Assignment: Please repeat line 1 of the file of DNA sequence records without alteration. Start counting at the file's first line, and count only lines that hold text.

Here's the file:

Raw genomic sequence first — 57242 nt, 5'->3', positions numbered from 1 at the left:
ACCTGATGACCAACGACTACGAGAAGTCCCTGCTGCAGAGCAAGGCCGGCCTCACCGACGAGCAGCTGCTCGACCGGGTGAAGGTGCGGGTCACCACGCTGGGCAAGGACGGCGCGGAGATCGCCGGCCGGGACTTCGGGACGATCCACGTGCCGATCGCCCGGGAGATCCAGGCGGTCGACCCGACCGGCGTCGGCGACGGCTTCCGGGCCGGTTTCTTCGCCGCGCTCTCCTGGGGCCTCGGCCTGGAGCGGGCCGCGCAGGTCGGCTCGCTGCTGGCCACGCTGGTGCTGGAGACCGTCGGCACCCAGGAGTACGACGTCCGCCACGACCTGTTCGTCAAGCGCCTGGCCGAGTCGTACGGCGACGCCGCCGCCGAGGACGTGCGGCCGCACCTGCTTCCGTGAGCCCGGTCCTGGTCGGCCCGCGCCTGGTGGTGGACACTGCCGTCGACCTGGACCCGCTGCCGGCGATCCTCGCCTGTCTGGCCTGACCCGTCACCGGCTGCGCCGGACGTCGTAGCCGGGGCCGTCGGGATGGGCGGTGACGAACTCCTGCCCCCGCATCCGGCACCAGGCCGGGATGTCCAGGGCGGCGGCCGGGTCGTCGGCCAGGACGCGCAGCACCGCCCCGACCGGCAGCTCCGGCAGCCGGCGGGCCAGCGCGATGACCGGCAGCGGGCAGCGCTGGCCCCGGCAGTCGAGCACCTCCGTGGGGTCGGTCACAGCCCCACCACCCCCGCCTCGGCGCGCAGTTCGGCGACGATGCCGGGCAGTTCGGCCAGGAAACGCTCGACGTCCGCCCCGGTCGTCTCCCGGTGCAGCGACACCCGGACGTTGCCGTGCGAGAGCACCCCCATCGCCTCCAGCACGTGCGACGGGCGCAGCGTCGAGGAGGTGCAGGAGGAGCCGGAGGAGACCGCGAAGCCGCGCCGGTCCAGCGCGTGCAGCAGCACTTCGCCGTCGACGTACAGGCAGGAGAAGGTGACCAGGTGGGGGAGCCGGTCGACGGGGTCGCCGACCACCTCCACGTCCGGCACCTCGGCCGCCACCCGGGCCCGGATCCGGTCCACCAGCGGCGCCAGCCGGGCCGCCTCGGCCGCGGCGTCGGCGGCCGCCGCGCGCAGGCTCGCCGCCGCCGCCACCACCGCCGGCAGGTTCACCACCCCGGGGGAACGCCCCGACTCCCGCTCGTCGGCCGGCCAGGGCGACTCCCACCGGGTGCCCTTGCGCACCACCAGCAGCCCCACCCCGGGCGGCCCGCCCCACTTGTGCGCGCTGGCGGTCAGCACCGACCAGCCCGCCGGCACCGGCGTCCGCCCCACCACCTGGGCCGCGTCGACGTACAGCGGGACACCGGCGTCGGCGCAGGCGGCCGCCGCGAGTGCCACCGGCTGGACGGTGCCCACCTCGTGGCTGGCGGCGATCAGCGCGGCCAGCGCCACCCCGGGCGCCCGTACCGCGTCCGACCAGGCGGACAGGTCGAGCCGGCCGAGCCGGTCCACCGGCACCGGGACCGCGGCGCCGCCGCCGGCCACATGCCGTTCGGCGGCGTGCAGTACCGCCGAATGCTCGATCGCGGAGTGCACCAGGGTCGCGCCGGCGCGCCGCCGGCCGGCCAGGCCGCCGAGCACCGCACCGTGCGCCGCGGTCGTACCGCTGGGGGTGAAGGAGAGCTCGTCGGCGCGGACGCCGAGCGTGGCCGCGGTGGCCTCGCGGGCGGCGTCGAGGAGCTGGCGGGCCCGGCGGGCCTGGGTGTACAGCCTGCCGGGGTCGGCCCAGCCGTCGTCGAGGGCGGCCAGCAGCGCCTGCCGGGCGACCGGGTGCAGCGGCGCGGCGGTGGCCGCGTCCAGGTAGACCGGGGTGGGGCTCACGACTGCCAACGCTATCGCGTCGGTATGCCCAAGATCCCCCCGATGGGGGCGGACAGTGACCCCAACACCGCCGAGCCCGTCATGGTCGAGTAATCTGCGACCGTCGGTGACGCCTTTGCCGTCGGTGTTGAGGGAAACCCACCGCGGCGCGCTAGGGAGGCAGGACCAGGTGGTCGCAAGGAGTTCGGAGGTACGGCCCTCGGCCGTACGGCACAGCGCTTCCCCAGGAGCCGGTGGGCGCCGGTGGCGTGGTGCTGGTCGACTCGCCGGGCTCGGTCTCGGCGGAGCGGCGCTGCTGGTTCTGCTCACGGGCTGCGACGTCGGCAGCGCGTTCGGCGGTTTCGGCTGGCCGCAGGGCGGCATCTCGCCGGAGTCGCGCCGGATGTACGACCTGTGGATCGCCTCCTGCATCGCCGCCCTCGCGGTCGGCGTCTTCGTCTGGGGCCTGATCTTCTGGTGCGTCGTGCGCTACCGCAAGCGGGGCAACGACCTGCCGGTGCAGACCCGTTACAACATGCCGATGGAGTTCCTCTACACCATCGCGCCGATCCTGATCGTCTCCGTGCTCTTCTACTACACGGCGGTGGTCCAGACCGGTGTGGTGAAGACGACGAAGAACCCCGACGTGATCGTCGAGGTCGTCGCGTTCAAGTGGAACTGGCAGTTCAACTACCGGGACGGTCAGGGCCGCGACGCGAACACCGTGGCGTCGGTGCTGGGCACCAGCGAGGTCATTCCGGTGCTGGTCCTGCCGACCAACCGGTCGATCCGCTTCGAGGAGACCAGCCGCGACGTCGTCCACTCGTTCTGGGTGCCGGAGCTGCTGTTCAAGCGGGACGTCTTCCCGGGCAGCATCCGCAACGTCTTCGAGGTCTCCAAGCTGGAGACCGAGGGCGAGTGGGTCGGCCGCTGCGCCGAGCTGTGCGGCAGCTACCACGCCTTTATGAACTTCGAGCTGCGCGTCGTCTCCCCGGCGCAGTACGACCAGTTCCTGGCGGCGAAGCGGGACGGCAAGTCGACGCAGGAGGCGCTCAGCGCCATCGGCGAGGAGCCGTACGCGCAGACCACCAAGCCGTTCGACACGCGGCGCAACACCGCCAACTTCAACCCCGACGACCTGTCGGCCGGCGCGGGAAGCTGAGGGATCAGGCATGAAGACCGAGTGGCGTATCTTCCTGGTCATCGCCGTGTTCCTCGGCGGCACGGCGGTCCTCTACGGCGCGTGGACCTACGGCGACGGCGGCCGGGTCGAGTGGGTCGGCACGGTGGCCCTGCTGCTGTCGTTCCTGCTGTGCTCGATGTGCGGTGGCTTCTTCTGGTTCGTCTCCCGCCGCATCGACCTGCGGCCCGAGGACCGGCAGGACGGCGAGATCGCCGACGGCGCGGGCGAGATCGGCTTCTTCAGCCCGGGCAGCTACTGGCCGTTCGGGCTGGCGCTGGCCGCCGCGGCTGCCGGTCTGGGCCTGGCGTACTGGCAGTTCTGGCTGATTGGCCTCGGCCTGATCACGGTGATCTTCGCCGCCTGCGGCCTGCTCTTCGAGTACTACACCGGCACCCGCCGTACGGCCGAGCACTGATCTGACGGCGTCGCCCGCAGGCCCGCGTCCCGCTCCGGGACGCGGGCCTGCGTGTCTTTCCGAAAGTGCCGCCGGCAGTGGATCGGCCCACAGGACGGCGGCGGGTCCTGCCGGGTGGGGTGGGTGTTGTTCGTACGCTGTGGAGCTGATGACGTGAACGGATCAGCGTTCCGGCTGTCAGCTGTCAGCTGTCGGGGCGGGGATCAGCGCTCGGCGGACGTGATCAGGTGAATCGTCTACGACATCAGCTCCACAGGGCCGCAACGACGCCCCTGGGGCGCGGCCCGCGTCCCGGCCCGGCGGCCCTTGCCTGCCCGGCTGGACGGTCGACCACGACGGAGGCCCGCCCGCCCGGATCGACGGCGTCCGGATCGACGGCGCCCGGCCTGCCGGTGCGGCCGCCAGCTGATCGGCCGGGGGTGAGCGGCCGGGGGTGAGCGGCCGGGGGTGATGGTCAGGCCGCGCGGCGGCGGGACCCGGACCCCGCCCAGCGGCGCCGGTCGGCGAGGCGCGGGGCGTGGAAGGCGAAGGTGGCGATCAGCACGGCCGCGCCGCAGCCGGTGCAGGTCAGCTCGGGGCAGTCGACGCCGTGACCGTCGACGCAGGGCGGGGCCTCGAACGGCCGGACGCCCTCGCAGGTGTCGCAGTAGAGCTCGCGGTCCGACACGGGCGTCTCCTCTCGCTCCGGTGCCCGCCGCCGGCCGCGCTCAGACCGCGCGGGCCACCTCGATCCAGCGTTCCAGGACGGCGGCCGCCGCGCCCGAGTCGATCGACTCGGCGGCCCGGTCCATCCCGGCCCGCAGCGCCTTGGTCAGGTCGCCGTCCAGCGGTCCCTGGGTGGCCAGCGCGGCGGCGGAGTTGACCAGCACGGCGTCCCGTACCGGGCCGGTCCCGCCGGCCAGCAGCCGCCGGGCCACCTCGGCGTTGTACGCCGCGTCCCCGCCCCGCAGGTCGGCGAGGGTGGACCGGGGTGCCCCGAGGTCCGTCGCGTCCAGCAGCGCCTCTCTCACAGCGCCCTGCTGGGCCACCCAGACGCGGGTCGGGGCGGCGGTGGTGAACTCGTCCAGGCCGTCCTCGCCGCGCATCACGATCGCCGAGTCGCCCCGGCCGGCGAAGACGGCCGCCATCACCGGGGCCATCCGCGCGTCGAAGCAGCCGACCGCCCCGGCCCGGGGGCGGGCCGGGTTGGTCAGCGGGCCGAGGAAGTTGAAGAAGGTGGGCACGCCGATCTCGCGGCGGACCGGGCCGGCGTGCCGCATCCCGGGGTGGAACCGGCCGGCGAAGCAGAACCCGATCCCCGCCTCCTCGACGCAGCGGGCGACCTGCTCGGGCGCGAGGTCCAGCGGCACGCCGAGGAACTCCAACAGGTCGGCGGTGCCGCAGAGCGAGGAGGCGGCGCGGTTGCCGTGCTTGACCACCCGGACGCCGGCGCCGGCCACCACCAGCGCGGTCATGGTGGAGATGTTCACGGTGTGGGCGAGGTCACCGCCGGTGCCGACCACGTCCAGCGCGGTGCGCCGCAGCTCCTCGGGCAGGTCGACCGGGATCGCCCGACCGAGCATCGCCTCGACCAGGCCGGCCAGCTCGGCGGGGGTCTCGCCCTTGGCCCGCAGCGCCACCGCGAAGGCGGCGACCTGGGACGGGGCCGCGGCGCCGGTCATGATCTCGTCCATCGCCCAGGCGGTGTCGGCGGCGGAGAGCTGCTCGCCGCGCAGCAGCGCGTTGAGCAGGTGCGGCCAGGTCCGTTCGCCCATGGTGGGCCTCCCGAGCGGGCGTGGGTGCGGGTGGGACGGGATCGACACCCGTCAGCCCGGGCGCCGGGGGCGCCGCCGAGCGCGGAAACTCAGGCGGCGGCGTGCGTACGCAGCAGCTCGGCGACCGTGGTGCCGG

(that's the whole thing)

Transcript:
Raw genomic sequence first — 57242 nt, 5'->3', positions numbered from 1 at the left: